Friday, November 16, 2007

The Angel of the Battlefield

My friend today is Clara Barton.

She was born in Oxford, Massachusetts, the youngest of 5 children. Always very smart, she was, however, painfully shy. She was schooled at home by her siblings, who were much older than her. Her two sisters were school teachers in trade. When she was eleven, her brother had an accident, and she stayed by his side, nursing him herself for two years, even learning how to handle leeches. (yech.). To further her interest in nursing, her Aunt was a notable midwife.
At 17, she became a teacher in her own right. She opened two different schools, and the second one became so large it needed a "headmaster". Unfortunately, the town council hired a man for the job, not the woman who started the school. By this time she'd been teaching for over ten years. Frustrated,she left, and moved to Washington DC, and worked as a clerk in the U.S. Patent office.
The Civil war started, and Clara quit her job, and began to see to the wounded. She started by getting, and giving supplies, then quickly branched out to riding in the "ambulances" that followed the battles. She even brought her own supplies. She spent the entire Civil War nursing the wounded in the battlefields. After the war, President Lincoln put her in charge of searching out missing Union Soldiers. All together, she was responsible for tracking down 30,000 men. She also traveled the country lecturing on her experiences during the war, and supporting both the Suffragist movements, and the Civil Rights movements. However, her health was severely debilitated related to her hard years of nursing on battlefields, and she ended up taking a "restful trip" to Geneva, Switzerland. There, she saw the "International Committee of the Red Cross", and got involved with them. Disturbed that the United States did not have one of these, she came home, and with sheer tenacity, started one up! It is known, obviously, today, as the "Red Cross". She was president of the Red Cross for 26 years. Then, the organization turned on her (in my opinion) and she resigned because they felt they needed someone newer, and more progressive to be their leader. She stepped down gracefully, and went to her home, where she died, some years later, after complications of a "cold". (I'm guessing she had pneumonia, myself.)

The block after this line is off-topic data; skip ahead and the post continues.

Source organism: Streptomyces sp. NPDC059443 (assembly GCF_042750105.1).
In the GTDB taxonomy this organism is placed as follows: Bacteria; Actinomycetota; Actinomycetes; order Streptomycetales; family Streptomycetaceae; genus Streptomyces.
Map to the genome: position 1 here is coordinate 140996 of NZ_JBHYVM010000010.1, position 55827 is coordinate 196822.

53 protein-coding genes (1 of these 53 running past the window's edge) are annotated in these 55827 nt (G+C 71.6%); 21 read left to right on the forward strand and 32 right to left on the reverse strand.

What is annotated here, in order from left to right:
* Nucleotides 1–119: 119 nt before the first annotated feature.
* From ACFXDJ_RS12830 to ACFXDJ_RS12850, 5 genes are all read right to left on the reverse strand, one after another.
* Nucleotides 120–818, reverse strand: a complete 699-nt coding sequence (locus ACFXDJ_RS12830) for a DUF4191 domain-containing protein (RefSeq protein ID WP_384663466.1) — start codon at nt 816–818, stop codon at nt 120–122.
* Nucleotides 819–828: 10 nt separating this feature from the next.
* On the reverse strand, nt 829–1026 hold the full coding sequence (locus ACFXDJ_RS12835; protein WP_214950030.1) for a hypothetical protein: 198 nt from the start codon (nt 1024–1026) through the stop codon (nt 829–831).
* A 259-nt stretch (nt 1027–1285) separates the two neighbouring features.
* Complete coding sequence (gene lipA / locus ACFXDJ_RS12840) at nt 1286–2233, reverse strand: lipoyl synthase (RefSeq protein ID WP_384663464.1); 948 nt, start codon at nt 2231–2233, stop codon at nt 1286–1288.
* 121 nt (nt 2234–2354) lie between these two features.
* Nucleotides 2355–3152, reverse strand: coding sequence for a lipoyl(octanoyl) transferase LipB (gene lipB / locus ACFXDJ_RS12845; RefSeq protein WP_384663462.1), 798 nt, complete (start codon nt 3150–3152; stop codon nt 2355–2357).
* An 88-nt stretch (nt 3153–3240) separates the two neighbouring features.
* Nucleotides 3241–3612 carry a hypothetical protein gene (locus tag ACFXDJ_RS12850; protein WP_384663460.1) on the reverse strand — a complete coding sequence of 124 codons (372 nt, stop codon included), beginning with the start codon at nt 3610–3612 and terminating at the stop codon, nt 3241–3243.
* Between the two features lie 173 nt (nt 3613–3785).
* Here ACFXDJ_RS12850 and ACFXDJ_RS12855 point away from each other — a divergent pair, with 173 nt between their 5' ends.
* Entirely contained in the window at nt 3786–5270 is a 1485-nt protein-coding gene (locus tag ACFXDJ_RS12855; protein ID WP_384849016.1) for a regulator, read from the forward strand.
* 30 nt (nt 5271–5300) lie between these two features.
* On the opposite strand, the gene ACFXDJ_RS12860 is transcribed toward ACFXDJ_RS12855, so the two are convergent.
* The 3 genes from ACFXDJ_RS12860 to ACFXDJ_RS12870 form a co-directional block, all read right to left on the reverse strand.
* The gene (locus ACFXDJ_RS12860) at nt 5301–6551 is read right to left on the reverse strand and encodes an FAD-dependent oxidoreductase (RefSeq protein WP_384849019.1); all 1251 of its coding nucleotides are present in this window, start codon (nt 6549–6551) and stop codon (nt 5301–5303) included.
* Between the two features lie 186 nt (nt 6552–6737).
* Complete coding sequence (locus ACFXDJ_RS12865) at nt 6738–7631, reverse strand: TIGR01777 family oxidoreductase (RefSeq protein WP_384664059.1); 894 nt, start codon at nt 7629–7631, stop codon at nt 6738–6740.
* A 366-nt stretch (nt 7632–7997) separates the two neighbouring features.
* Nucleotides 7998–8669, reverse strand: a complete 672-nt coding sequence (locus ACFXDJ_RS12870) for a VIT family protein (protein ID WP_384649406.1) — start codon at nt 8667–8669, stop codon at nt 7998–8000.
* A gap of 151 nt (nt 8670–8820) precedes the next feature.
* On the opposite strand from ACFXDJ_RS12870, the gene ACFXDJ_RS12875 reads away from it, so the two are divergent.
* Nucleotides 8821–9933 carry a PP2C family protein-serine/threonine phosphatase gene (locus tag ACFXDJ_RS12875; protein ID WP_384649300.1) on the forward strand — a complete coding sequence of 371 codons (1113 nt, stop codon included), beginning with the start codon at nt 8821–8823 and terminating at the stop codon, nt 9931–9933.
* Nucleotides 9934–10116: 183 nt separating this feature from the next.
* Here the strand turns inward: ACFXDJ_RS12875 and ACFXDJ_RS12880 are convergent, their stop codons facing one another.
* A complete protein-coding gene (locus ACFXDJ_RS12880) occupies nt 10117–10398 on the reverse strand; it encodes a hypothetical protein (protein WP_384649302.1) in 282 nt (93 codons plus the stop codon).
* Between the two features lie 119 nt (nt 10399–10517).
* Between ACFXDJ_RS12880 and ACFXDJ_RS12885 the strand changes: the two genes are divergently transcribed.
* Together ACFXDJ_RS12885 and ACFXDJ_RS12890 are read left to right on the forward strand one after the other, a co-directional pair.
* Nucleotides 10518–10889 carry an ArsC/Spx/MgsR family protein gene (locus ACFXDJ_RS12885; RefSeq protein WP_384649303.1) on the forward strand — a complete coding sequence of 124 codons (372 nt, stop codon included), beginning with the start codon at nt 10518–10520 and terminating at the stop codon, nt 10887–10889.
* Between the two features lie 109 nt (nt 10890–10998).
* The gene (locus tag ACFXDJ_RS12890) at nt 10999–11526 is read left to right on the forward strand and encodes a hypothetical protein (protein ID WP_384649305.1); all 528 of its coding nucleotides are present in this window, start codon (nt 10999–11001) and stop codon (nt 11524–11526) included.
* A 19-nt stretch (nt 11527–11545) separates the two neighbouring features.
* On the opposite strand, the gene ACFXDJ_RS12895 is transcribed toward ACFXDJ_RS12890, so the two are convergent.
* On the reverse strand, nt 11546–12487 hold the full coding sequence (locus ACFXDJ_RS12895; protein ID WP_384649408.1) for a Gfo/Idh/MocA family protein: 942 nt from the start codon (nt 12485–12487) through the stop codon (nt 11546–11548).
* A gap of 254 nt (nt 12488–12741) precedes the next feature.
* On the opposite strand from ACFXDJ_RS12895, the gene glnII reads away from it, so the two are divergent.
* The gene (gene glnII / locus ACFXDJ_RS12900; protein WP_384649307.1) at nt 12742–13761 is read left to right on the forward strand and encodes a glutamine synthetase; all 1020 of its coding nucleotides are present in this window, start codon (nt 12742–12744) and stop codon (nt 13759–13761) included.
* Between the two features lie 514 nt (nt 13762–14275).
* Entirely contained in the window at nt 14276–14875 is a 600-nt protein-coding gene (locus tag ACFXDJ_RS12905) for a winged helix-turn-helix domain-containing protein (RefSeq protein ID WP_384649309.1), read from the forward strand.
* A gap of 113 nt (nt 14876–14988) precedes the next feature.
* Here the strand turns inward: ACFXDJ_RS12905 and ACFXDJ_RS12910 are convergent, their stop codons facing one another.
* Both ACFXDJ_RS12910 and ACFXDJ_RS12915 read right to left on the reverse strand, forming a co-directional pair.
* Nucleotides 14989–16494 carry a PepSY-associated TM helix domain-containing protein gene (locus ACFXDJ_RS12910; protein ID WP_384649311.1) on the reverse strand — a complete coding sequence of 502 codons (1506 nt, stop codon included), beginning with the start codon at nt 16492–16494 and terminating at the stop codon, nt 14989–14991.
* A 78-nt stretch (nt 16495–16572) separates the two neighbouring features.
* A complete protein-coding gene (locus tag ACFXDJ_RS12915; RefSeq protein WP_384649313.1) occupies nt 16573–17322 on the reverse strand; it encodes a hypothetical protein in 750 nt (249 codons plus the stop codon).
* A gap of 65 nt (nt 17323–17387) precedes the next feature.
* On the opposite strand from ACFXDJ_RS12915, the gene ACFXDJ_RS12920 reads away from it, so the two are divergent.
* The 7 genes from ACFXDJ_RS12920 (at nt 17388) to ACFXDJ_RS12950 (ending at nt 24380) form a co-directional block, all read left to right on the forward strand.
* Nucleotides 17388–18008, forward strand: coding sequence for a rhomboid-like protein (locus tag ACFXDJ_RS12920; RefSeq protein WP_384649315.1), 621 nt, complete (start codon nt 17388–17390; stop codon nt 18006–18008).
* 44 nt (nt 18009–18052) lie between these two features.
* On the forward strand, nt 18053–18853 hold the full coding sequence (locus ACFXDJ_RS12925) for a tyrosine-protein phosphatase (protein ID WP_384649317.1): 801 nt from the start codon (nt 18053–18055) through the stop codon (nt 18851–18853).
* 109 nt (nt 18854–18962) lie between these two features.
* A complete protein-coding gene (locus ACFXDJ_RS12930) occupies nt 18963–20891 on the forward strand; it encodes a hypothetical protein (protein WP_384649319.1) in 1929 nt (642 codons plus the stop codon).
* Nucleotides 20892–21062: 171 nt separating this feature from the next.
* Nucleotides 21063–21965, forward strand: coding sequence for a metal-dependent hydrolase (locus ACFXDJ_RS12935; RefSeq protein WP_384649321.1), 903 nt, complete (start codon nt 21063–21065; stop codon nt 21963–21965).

Here is a quote from Clara that pretty much sums it up:

"You must never so much as think whether you like it or not, whether it is bearable or not. You must never think of anything except the need, and how to meet it".

I wonder how many times Clara rolled in her grave after Katrina hit?


sybil law said...

Good, good woman.
Almost named Gilda Clara, too.

David in DC said...

Awesome choice.

Bubblewench said...

Very cool. I didn't know about that woman.